|Christian Behavior - Touching
Parents By John Bunyan
If thou art a parent, a father, or a mother, then thou art to consider thy calling under this relation. Thy children have souls, and they must be begotten of God, as well as of thee, or they perish. And know also, that unless thou be very circumspect in thy behavior, to and before them, they may perish through thee: the thoughts of which should provoke thee, both to instruct, and also to correct them.
1. To instruct them as the Scripture saith, and to bring them up in the nurture and admonition of the Lord; and to do this diligently, when thou sittest in thy house, when thou liest down, and when thou risest up (Eph. vi. 4, Deut. vi.7).
Now to do this purpose: 1. Do it in terms and words easy to be understood: affect not high expressions, they will drown your children. Thus God spake to his children, and Paul to his (Hos. xii,10; I Cor. iii,2).
2. Take heed of filling their heads with whimsies, and unprofitable notions, for this will sooner teach them to be malapert (disrespectful) and proud, than sober and humble. Open therefore to them, the state of man by nature; discourse with them of sin, of death, and hell; of a crucified Saviour, and the promise of life through faith; "Train up a child in the way he should go; and when he is old he will not depart from it" (Prov. xxii.6).
3. There must be much gentleness and patience in all thy instructions, lest they be discouraged (Col. iii.21). And,
4. Labor to convince them by a conversation answerable, that the things of which thou instructed them, are not fables, but realities; yea, and realities so far above what can be here enjoyed, that all things, were they a thousand times better than they are, are not worthy to be compared with the glory and worthiness of these things.
Isaac was so holy before his children, that when Jacob remembered God, he remembered that he was the fear of his father Isaac (Gen. xxxi.53).
Ah! when children can think of their parents, and bless God for that instruction and good they have received from them, this is not only profitable for children, but honorable and comfortable to parents; "The father of the righteous shall greatly rejoice; and he that begetteth a wise child shall have joy of him" (Prov. xxiii.24).
1. See if fair words will win them from evil: this is Gods way with His children.
2. Let those words you speak to them in your reproof, be both sober, few, and pertinent; adding always some suitable sentence of the Scripture therewith: as, if they lie, then such as Rev. xxi. 8, 27; if they refuse to hear the word, such as 2 Chron. xxv. 14,16.
3. Look to them that they be not companions with those that are rude and ungodly; showing with soberness a con-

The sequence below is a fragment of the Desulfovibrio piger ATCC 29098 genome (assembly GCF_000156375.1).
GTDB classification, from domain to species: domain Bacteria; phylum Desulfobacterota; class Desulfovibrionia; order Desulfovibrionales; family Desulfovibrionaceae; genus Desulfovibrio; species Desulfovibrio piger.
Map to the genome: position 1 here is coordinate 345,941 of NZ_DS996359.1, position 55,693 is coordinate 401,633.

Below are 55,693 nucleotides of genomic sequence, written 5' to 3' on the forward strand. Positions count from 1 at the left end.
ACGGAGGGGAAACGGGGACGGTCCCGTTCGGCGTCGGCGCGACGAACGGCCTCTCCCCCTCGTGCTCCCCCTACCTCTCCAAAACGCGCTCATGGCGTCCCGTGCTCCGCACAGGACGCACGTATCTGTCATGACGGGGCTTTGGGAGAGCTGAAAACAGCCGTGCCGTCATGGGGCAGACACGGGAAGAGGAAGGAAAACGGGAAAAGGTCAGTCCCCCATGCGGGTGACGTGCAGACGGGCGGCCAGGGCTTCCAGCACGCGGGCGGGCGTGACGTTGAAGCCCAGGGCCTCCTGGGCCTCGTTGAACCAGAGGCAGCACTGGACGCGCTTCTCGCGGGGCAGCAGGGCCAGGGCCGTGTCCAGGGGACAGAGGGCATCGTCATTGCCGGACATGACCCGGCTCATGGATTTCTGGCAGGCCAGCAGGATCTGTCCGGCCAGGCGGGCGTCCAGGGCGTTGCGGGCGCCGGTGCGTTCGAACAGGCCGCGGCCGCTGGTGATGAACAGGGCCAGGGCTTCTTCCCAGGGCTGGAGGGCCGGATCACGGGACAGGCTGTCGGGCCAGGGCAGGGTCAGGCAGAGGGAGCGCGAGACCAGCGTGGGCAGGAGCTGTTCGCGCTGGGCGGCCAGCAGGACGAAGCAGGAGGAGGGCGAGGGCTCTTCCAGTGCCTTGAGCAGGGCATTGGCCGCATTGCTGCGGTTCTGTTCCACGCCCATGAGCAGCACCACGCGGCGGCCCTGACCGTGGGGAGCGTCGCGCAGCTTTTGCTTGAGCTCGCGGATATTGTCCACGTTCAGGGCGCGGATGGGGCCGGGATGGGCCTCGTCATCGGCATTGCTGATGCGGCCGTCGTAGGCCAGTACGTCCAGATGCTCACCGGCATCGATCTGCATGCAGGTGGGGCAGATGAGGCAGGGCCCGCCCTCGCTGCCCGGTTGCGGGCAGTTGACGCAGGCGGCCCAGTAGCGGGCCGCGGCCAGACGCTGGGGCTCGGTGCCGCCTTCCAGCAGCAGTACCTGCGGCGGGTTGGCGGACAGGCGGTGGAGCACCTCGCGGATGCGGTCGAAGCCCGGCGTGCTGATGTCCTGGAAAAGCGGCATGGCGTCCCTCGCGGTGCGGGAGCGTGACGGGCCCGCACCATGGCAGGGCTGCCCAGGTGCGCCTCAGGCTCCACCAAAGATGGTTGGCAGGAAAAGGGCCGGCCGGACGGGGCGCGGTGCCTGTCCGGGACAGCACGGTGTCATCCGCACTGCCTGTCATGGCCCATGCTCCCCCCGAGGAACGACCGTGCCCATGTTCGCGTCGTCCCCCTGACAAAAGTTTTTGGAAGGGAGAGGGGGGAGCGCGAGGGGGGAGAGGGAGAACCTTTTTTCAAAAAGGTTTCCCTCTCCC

tinual dislike of their naughtiness; often crying our to them, as God did of old unto his, "0, do not this abominable thing that I hate" (Jer. xliv.4).
4. Let all this be mixed with such love, pity, and compunction of spirit, that if possible they may be convinced you dislike not their persons, but their sins. This is Gods way.
5. Be often endeavouring to fasten on their consciences the day of their death, and judgment to come. Thus God deals with his.
6. If thou art driven to the rod, then strike advisedly, in cool blood, and soberly show them, 1. Their fault; 2. How much it is against thy heart thus to deal with them; 3. And that what thou dost, thou dost in conscience to God, and love to their souls; 4. And tell them, that if fair means would have done, none of this severity should have been. This, I have proved it, will be a means to afflict their hearts as well as their bodies; and it being the way that God deals with His, it is the most likely to accomplish its end.
7. Follow all this with prayer to God for them, and leave the issue to Him. Folly is bound up in the heart of a child, but the rod of correction will fetch it out (Prov. xxii.15).
Lastly, Observe these cautions
1. Take heed that the misdeeds for which thou correctest thy children be not taught them by thee. Many children learn that wickedness of their parents for which they beat and chastise them.
2. Take heed thou smile not upon them, to encourage them in small faults, lest that thy carriage to them be an encouragement to them to commit greater.
3. Take heed thou use not unsavory and unseemly words in thy chastising of them: as railing, miscalling, and the like. This is devilish.
4. Take heed thou do not use them to many chiding words and threatenings, mixed with lightness and laughter; this will harden. Speak not much, not often, but pertinent to them, with all gravity.
Of Children to Parents
There lieth also a duty upon children to their parents, which they are bound both by the law of God and nature conscientiously to observe "Children, obey your parents in the Lord: for this is right." (Eph. vi.1). And again, "Children, obey your parents in all things: for this is well pleasing unto the Lord" (Col. iii.20).
There are these general things in which children should show forth that honor that is due to their parents from them.
1. They should always count them better than themselves. I observe a vile spirit among children, and that is, they are apt to look over their parents, and to have slighting and scornful thoughts of them: this is worse than heathenish; such an one hath got j ust the heart of a dog or a beast, that will bite those that begot them, and her that brought them forth.
Objection. But my father, &c, is not poor, and I am rich; and it will be a disparagement, or at least a hindrance to me, to show that respect to him as otherwise I might. Answer. I tell thee thou arguest like an atheist and a beast, and standest, in this, full flat against the Son of God (Mark vii.9,- 14).
Must a gift, and a little of the glory of the butterfly, make thee that thou shalt not do for, and honor to, thy father and mother? "A wise son maketh a glad father; but a foolish man despiseth his mother" (Prov. xv.20). Though thy parents be ever so low, and thou thyself ever so high; yet he is thy father, and she thy mother, and they must be in thy eye in great esteem, "The eye that mocketh at his father, and that despiseth to obey his mother, the ravens of the valley shall pick it out, and the young eagles shall eat it." (Prov. xv.17).